Global Policy Forum

By Stephen C. Wester

The Raw Story

August 4th, 2011

A US District Court has allowed a lawsuit by a former US contractor against ex- Secretary of Defense Donald Rumsfield. The contractor alleges that he was imprisoned unjustly and tortured by the US military in Iraq. Though a number of similar cases have been filed against Rumsfield, many have been rejected on “claims of immunity.” The Justice Department has argued that Rumsfield cannot be sued personally for conduct in his capacity as Secretary of Defense, and that judges cannot review Presidential or Congressional wartime decisions. However, US District Judge James Gwin rejected these arguments, stating that US citizens are protected by the constitution at home and abroad. This judgment comes as a stark reminder to the US that its own officials cannot escape accountability for breaches of human rights.

A lawsuit against former Secretary of Defense Donald Rumsfeld, filed by an unnamed U.S. contractor who claims he was tortured by the military, will proceed to trial.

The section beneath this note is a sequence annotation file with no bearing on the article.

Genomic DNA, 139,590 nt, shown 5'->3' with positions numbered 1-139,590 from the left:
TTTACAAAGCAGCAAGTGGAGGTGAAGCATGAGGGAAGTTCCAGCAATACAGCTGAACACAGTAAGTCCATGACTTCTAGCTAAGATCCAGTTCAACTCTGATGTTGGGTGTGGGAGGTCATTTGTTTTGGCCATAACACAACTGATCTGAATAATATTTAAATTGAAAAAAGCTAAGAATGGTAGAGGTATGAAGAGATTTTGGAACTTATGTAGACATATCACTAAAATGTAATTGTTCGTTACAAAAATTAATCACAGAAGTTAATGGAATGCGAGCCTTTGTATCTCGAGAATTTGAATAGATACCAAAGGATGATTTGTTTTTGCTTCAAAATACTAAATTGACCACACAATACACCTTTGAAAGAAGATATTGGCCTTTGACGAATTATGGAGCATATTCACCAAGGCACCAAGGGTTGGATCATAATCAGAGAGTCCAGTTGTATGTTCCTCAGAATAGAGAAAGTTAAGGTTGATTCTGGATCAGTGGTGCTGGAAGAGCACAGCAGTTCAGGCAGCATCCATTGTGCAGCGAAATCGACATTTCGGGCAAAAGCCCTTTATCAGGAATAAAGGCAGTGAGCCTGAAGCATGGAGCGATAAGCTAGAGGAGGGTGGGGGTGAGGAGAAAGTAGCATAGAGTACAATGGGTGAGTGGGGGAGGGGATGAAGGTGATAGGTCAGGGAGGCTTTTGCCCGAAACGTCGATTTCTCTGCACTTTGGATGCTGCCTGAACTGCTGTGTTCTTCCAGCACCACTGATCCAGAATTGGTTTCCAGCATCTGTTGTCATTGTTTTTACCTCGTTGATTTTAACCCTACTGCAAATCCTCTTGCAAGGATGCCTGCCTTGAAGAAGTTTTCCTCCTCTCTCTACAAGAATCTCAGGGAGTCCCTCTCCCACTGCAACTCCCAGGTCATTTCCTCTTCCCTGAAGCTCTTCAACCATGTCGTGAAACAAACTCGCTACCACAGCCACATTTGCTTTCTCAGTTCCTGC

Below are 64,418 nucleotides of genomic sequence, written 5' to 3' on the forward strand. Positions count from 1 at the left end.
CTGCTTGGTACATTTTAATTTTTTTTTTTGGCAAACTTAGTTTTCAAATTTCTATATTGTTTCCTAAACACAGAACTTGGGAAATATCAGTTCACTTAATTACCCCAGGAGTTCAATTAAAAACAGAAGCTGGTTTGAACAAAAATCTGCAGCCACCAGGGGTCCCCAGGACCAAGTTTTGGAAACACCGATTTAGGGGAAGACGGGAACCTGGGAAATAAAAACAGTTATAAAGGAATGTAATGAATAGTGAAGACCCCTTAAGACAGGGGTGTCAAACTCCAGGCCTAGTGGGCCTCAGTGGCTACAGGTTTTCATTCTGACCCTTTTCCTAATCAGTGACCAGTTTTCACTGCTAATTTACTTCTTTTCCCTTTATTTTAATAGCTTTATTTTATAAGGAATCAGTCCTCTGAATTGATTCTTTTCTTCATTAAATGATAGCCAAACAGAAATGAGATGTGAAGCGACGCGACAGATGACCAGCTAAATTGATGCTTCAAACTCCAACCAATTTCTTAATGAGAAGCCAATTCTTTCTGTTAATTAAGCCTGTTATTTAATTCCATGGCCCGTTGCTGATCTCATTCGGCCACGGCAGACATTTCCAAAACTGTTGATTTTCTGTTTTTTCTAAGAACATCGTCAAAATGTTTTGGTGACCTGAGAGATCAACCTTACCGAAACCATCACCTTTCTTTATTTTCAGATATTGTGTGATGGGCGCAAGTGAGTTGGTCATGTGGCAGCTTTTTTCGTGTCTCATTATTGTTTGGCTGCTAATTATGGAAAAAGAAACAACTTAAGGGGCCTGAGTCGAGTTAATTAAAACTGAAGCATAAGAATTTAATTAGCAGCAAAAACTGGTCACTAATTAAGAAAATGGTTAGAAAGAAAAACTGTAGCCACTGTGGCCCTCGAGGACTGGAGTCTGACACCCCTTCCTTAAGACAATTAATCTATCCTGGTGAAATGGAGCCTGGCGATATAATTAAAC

The decision made this week by U.S. District Judge James Gwin is especially important to civil liberties advocates, who’ve seen a number of torture suits against former U.S. officials shot down by claims of immunity.

In this case, originally filed in 2008, Judge Gwin considered a similar argument from the Obama administration: that a former official cannot be sued for their actions in any official capacity.

However, since the plaintiff in the matter is a U.S. citizen whose constitutional rights were allegedly trampled upon — and because Rumsfeld allegedly approved each individual harsh interrogation — the suit is being allowed to proceed.

The man, whose identity was withheld, is a translator in his 50s who helped U.S. Marines communicate with Iraqis. He claims he was abducted by U.S. military personnel in 2005 as he was due to return home from Iraq. Over the course of nine months he was allegedly beaten and interrogated about providing classified information to coalition enemies, then was released without explanation. He was never charged with a crime…Read more.